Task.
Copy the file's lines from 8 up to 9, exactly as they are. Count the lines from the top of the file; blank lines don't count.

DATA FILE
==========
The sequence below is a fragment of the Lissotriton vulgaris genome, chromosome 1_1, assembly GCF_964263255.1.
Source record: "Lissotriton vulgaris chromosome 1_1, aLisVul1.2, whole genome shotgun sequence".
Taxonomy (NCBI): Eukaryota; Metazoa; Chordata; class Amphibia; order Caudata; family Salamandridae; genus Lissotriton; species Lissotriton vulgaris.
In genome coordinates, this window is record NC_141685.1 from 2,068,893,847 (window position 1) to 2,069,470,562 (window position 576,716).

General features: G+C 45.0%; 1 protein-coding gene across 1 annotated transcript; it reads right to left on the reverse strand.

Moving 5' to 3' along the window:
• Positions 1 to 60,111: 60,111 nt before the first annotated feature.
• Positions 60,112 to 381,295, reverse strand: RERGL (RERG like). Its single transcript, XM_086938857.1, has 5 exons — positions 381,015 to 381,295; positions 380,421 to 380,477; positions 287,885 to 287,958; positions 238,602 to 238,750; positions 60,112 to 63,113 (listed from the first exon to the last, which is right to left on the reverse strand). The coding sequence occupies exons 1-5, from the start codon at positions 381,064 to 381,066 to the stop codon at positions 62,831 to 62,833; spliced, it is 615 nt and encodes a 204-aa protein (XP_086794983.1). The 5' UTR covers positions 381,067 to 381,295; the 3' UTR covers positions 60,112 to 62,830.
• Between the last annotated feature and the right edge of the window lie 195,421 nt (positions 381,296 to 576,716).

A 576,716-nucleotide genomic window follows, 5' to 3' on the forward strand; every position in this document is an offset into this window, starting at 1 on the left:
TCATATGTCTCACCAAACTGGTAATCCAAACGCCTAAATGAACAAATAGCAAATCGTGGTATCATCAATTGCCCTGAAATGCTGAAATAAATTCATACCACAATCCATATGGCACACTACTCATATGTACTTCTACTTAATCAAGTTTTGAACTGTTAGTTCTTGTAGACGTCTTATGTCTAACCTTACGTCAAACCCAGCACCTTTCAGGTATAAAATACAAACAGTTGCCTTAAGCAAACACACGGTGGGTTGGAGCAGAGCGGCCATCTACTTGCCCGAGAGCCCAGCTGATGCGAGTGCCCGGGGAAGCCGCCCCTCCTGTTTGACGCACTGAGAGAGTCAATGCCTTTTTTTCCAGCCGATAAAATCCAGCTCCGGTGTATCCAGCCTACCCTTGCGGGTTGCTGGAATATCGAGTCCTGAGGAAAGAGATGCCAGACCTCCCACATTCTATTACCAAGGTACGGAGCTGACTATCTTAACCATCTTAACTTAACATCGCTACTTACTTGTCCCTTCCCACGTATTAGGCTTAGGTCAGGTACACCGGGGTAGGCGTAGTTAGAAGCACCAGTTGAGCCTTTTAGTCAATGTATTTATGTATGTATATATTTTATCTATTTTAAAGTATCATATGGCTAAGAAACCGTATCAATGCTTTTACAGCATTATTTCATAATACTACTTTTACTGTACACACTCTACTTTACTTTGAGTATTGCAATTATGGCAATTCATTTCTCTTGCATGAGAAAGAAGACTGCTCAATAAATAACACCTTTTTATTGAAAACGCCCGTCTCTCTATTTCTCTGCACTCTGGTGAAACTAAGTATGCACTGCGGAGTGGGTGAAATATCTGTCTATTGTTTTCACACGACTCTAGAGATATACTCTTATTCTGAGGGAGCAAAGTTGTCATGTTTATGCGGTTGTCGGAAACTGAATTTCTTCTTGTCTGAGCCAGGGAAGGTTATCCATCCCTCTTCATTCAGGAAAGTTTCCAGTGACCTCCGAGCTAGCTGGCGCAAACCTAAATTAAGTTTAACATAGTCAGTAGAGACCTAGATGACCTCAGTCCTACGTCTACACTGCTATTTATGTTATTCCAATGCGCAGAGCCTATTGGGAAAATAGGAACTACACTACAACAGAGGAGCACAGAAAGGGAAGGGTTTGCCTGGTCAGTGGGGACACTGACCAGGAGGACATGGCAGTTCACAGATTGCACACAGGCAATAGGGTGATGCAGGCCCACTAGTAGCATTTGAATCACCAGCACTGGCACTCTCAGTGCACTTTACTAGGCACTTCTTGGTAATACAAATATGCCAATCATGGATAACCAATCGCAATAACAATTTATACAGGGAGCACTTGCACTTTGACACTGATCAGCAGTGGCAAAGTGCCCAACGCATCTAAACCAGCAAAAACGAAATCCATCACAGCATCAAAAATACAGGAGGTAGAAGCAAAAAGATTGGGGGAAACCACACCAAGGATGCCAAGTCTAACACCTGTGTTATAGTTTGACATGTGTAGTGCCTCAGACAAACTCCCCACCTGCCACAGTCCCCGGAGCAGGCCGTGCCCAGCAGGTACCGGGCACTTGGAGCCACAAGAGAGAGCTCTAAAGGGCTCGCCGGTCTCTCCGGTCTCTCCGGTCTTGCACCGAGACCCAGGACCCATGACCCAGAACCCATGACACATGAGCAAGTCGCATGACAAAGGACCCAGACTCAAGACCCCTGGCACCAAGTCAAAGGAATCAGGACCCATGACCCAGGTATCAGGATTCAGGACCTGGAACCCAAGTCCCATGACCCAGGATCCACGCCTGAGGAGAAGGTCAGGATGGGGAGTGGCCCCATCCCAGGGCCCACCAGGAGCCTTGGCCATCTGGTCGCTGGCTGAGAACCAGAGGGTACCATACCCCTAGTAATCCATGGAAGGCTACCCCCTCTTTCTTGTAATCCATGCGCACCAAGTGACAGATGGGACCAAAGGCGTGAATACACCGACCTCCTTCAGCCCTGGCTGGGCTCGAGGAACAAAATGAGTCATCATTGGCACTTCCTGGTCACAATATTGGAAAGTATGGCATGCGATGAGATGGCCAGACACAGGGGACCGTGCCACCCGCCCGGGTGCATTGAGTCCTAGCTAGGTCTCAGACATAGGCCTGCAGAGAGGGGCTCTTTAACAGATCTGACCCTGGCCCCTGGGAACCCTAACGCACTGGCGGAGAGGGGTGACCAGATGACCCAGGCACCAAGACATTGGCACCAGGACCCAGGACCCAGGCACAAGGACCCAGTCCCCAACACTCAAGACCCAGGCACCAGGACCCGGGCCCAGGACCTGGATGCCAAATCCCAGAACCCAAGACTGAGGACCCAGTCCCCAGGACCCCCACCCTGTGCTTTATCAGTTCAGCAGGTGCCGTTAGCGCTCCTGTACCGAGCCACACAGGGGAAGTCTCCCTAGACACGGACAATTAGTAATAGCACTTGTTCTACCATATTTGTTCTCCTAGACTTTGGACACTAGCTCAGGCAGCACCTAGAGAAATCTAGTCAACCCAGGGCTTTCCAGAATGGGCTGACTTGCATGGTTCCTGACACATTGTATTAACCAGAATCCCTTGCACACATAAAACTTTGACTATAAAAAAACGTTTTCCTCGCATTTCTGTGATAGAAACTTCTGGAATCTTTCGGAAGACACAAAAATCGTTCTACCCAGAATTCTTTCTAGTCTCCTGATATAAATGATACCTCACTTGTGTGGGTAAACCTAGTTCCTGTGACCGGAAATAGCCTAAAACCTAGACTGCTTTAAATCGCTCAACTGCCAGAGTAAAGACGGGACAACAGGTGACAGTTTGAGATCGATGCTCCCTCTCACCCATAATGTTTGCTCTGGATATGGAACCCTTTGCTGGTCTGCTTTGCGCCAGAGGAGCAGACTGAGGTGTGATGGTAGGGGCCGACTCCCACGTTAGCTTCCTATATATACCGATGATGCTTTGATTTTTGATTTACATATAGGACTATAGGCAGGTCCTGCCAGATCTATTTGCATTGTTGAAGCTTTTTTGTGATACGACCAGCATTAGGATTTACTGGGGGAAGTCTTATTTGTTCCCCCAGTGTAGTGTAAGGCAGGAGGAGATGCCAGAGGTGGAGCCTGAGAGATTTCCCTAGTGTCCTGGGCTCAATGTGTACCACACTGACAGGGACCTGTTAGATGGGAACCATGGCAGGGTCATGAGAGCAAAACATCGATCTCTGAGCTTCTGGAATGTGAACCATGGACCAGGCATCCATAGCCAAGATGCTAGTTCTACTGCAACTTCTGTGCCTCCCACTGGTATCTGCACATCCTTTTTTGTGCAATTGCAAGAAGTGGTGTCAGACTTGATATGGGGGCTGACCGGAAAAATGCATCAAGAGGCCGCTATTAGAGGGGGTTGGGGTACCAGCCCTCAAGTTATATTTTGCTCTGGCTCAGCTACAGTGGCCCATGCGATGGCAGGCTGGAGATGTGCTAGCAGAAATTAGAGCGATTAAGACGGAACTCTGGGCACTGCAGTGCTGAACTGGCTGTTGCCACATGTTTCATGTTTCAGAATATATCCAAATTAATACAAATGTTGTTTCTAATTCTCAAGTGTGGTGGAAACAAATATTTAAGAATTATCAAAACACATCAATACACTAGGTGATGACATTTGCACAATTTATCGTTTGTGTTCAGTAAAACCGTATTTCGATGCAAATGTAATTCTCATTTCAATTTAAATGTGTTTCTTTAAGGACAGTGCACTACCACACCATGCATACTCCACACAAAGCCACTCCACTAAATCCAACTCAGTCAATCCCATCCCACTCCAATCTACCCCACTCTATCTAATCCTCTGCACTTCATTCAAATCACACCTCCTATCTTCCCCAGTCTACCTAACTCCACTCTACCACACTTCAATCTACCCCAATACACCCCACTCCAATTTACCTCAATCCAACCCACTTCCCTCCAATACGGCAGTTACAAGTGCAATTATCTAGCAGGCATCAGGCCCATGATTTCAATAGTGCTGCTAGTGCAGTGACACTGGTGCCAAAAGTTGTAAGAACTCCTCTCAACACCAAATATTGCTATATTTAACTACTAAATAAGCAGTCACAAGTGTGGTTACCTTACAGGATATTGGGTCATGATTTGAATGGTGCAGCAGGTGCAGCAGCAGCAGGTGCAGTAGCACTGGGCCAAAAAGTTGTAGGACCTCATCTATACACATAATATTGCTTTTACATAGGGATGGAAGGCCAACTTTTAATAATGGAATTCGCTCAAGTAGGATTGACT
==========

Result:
• Positions 60,112 to 381,295, reverse strand: RERGL (RERG like). Its single transcript, XM_086938857.1, has 5 exons — positions 381,015 to 381,295; positions 380,421 to 380,477; positions 287,885 to 287,958; positions 238,602 to 238,750; positions 60,112 to 63,113 (listed from the first exon to the last, which is right to left on the reverse strand). The coding sequence occupies exons 1-5, from the start codon at positions 381,064 to 381,066 to the stop codon at positions 62,831 to 62,833; spliced, it is 615 nt and encodes a 204-aa protein (XP_086794983.1). The 5' UTR covers positions 381,067 to 381,295; the 3' UTR covers positions 60,112 to 62,830.
• Between the last annotated feature and the right edge of the window lie 195,421 nt (positions 381,296 to 576,716).